The shower itself featured a lovely mosaic backsplash with interlocking and random patterns in a white and Tiffany blue theme.
Next to the shower handle was a white counter space to put toiletries, which is convenient.
Within the shower, there were bulk-sized C.O. Bigelow toiletries. Lime & Coriander is the product of choice for American Airlines.
Not only was there a rain shower head, but there was also a hand-held shower head on the other side of the shower.
The business center looks noticeably different compared to other similar lounge facilities. In simplest terms, the business center is arranged along a wall at the back of the lounge.
There are 6 booths that each serve as business centers. In practice, it’s a booth with a wall-mounted table, a light, and a few power outlets.
There weren’t any desktop computers available for use, which could defeat the purpose of having a business center. There was also a single printer located atop a counter, which you can utilize.
As far as phone rooms go, each of the phone rooms consisted of a simple square room with standing space, a tabletop, and power outlets. The phone rooms were separated by glass doors and they were somewhat insulated from sound.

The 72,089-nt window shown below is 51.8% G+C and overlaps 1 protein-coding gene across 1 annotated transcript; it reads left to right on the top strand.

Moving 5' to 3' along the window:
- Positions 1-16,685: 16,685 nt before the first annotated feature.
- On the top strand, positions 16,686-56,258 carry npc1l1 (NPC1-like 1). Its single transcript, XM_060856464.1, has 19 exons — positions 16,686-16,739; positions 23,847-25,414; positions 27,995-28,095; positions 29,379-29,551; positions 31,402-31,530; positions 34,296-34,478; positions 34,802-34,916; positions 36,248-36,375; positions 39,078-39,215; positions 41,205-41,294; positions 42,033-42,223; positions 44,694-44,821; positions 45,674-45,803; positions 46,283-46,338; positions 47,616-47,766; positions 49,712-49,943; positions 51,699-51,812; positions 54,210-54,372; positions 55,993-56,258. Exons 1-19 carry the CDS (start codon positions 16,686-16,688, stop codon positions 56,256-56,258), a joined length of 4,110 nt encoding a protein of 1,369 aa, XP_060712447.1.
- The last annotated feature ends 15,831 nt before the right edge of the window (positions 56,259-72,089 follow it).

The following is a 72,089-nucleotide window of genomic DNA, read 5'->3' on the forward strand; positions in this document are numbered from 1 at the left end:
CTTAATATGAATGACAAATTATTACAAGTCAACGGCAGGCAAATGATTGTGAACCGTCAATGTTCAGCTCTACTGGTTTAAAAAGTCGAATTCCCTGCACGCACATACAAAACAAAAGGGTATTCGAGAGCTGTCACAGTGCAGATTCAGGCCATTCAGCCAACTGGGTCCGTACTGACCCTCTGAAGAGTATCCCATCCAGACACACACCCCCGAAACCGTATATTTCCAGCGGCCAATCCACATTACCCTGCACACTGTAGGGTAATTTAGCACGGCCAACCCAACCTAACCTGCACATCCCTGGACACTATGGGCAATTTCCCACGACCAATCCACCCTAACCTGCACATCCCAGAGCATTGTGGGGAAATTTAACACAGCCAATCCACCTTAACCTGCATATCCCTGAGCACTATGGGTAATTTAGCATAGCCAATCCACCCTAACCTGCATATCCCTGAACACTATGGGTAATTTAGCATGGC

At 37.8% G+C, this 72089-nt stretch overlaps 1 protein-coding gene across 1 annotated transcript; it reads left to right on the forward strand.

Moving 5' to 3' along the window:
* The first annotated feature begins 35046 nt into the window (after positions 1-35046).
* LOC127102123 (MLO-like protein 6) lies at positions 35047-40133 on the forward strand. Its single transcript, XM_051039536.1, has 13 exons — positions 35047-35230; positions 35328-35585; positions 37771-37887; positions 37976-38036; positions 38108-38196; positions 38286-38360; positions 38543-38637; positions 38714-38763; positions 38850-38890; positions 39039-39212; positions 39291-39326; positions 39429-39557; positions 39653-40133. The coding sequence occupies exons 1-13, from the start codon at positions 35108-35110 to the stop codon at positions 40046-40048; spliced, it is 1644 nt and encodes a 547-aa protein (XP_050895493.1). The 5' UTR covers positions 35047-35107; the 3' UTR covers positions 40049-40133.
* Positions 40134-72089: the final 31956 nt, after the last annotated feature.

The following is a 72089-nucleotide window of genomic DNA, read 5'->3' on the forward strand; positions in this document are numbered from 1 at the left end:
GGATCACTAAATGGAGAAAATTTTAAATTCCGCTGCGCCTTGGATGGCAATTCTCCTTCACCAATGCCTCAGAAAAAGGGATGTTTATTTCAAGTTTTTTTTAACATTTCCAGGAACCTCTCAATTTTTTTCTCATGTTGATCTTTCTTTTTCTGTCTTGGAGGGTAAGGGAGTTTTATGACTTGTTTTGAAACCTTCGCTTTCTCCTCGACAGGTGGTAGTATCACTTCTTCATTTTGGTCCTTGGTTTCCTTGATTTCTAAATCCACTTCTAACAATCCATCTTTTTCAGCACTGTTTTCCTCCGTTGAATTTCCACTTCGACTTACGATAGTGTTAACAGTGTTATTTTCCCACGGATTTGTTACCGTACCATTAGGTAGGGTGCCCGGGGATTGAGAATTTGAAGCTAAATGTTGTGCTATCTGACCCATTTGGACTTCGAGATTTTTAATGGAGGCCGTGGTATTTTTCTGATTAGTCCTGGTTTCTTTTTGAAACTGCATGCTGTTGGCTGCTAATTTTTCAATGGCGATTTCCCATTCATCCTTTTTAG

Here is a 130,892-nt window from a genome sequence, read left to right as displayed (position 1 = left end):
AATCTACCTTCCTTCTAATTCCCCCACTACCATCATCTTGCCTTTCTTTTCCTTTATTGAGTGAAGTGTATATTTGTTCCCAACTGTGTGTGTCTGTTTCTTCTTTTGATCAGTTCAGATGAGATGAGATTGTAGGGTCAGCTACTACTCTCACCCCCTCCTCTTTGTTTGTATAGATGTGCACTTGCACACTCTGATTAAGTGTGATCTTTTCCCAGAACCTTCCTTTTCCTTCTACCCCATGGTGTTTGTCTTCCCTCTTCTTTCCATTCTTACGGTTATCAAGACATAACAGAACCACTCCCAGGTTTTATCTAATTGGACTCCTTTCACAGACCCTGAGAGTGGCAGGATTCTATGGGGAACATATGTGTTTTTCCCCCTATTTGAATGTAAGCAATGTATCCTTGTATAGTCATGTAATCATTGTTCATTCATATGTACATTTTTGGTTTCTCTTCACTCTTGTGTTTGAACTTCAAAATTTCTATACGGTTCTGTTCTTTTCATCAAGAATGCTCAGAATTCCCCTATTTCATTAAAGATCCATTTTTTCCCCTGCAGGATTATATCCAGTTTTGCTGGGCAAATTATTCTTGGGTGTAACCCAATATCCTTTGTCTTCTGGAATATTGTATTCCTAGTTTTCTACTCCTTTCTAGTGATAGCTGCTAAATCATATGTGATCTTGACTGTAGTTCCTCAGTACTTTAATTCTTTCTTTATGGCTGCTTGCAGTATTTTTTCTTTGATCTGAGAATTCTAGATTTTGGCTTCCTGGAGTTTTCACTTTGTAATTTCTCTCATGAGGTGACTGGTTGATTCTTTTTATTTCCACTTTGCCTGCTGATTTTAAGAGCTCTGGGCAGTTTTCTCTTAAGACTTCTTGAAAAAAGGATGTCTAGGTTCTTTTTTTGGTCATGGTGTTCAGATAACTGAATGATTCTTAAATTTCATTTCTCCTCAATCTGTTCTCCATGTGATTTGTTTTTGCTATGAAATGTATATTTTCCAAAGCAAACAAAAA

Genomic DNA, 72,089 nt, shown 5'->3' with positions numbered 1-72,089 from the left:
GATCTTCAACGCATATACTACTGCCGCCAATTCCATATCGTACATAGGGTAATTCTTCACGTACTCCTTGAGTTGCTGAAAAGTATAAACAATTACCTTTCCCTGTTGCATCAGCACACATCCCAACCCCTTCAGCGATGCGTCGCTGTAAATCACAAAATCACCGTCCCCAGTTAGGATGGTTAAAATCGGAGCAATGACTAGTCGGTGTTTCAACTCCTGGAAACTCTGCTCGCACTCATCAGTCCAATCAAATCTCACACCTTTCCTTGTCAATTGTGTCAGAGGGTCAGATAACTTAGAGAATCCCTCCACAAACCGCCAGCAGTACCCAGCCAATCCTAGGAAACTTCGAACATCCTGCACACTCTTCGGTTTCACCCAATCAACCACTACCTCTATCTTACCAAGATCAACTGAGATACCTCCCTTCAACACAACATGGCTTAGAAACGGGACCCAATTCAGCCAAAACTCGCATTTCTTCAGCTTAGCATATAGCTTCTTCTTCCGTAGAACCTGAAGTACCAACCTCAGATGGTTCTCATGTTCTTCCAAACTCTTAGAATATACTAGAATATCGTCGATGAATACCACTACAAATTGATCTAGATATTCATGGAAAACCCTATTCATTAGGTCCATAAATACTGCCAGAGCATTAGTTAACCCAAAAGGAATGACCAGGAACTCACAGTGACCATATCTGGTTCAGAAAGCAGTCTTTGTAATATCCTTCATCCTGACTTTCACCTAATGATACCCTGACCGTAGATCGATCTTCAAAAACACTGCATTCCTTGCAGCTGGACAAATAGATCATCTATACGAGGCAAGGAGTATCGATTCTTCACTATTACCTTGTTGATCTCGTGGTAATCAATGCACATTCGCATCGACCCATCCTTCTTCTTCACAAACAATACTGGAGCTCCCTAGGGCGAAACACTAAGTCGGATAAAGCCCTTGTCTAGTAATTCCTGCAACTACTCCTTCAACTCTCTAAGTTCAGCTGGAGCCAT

Near the entrance of the lounge (next to the quiet room), there was a small walk-in space that contained storage areas for carry-on luggage, as well as hooks to hang clothing.
It also contained a high chair for toddlers.
Flagship First Class
Flagship First Class is the name for the sit-down dining experience housed within the Flagship Lounge. Access to Flagship First Dining is much more restricted than the Flagship Lounge.
Let’s look into the other elements of the Flagship First Class experience, besides access to the Flagship Lounge at JFK.
Flagship First Check-In
In addition to Flagship First Dining, there’s also a Flagship First Check-In experience, which assists you in your pre-departure formalities. Flagship First Check-In offers a dedicated and exclusive check-in area. Once you’ve arrived at the check-in facility, you’ll get personalized assistance, along with expedited security access.
In all, Flagship First Check-In is useful for those who don’t want to be in the same ticketing and security lines as everyone else. In order to access Flagship First Check-In, you must fulfill one of these requirements:
- You’re flying on American Airlines in Flagship First on a qualifying transcontinental or international flight